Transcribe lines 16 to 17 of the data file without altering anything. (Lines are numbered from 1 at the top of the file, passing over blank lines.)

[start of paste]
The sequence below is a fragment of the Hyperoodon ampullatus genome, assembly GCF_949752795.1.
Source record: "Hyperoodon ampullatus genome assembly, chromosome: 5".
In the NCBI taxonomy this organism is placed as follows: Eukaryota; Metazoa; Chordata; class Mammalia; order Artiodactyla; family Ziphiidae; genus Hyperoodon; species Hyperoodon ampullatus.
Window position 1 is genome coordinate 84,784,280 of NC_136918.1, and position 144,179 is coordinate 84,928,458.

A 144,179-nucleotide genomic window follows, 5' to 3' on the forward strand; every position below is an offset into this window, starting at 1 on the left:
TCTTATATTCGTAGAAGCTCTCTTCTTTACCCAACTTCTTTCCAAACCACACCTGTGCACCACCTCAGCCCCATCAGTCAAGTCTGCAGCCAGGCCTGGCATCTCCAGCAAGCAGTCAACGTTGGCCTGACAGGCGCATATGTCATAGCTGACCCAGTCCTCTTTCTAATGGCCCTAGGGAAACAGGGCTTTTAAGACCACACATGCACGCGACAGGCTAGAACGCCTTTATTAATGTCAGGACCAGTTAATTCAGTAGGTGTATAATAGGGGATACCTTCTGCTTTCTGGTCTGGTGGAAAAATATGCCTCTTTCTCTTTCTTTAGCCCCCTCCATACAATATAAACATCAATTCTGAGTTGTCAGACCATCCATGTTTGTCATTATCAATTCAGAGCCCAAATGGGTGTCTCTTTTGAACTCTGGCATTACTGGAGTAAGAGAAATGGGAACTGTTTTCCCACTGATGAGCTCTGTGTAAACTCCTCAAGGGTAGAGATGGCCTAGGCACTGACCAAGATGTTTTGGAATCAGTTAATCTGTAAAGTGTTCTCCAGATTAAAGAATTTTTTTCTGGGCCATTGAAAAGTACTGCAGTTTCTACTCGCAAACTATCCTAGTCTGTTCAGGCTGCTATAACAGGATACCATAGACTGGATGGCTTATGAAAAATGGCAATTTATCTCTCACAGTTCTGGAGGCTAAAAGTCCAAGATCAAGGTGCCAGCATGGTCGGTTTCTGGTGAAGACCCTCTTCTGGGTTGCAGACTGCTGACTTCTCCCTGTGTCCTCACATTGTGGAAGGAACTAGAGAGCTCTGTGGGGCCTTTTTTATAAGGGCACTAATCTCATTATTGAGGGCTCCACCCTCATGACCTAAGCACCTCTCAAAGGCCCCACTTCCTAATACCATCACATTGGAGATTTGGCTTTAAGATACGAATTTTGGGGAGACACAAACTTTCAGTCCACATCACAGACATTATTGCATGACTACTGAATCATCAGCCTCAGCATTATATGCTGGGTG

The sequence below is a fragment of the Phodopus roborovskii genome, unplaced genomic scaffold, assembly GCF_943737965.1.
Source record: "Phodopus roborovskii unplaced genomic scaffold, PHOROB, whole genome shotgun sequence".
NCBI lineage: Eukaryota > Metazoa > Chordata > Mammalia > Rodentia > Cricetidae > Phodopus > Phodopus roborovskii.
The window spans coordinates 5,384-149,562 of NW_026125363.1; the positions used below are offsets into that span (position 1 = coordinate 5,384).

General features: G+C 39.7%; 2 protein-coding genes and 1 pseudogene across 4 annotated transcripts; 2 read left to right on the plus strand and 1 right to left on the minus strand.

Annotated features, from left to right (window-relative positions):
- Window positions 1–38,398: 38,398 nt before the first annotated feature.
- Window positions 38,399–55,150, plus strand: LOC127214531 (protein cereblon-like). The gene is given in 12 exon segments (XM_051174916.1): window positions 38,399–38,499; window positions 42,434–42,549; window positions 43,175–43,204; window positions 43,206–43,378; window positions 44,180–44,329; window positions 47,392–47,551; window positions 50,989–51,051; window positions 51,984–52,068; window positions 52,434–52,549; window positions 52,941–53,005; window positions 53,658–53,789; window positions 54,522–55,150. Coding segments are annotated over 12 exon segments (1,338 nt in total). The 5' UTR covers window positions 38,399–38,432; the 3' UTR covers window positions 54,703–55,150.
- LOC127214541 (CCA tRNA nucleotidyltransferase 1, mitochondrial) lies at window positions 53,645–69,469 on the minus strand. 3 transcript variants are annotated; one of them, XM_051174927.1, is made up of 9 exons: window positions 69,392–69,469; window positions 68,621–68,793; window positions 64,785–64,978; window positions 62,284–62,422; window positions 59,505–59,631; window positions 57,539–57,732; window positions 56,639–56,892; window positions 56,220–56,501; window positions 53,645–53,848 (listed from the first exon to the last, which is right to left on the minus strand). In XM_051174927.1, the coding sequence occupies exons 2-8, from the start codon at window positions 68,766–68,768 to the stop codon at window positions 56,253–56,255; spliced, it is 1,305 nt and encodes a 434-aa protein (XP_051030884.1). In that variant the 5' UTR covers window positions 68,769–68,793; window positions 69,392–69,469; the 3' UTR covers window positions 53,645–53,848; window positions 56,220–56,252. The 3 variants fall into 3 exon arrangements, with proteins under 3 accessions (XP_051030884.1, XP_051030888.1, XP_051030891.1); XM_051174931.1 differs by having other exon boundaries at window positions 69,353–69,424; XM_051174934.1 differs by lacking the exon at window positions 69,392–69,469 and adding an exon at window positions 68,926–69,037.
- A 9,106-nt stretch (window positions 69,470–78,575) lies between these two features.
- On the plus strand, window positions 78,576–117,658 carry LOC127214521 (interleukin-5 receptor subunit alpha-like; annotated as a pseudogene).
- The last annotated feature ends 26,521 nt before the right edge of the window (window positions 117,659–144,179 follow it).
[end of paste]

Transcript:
- A 9,106-nt stretch (window positions 69,470–78,575) lies between these two features.
- On the plus strand, window positions 78,576–117,658 carry LOC127214521 (interleukin-5 receptor subunit alpha-like; annotated as a pseudogene).